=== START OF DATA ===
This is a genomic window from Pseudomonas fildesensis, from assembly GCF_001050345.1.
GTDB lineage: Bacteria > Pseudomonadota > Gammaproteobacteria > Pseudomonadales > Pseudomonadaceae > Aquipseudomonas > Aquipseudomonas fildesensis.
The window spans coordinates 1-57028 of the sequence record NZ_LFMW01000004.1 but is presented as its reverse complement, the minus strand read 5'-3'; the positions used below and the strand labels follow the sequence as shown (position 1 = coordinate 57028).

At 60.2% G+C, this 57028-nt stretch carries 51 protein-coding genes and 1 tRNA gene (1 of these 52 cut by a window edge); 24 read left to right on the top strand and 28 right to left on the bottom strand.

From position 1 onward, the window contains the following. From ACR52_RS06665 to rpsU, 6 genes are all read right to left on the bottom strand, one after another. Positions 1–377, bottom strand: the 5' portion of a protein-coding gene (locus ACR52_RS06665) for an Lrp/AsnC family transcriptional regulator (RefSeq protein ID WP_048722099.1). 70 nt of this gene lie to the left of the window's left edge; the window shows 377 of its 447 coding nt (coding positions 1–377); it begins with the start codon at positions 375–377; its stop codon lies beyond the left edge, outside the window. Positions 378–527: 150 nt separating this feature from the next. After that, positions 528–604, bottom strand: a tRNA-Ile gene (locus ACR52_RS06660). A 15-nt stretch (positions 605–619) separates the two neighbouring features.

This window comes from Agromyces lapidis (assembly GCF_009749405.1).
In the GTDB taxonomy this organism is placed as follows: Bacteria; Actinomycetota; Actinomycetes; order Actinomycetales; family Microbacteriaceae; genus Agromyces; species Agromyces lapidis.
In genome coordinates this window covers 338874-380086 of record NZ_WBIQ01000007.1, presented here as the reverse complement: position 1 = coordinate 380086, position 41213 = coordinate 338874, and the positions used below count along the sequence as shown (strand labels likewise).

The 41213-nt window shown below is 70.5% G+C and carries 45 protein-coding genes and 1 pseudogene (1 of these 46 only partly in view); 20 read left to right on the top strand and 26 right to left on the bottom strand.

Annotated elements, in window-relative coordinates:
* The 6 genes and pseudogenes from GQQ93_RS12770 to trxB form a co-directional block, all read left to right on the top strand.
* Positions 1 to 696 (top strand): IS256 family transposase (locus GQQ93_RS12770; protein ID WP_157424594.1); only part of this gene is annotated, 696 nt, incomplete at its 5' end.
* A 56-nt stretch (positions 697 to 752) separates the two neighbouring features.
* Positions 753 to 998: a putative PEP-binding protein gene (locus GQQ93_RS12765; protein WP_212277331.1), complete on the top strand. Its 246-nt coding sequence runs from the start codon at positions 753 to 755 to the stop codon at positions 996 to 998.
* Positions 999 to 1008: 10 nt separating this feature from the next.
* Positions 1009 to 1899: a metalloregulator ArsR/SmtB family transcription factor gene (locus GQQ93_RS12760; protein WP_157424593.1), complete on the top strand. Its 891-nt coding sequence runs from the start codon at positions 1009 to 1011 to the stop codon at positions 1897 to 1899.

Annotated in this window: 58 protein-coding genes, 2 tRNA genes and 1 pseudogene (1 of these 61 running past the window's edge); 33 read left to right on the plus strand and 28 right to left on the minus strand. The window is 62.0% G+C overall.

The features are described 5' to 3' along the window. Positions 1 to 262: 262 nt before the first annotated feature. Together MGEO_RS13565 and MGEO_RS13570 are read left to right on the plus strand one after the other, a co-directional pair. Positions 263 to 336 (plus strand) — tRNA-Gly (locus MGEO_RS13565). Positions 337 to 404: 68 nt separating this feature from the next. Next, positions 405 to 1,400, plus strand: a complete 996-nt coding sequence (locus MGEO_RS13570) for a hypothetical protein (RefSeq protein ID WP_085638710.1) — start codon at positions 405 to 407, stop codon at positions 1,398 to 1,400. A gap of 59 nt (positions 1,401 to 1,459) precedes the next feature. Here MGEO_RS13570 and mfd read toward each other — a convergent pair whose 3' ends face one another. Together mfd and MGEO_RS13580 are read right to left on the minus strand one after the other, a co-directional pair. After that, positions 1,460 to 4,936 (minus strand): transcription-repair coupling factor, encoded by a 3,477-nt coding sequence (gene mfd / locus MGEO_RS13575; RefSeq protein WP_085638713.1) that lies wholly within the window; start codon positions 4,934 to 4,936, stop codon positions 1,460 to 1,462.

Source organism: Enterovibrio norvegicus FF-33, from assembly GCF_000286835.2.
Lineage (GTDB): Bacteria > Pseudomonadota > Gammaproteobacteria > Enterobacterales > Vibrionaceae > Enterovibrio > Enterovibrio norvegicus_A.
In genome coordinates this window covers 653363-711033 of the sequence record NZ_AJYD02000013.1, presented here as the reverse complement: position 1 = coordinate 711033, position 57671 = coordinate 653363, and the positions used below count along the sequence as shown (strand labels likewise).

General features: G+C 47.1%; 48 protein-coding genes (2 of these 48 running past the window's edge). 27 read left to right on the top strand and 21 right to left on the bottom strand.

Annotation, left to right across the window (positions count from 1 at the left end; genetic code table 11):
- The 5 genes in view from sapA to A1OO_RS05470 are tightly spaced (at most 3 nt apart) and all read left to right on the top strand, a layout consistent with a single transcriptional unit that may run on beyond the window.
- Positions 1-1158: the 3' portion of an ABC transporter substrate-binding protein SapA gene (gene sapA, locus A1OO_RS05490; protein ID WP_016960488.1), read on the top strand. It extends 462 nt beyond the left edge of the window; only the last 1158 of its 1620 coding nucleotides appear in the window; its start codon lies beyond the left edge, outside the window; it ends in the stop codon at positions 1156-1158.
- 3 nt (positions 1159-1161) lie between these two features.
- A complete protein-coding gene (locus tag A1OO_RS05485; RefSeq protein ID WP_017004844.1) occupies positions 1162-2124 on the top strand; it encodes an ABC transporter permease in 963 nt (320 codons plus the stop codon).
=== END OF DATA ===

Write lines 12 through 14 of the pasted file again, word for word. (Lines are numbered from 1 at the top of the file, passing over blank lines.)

* Positions 1 to 696 (top strand): IS256 family transposase (locus GQQ93_RS12770; protein ID WP_157424594.1); only part of this gene is annotated, 696 nt, incomplete at its 5' end.
* A 56-nt stretch (positions 697 to 752) separates the two neighbouring features.
* Positions 753 to 998: a putative PEP-binding protein gene (locus GQQ93_RS12765; protein WP_212277331.1), complete on the top strand. Its 246-nt coding sequence runs from the start codon at positions 753 to 755 to the stop codon at positions 996 to 998.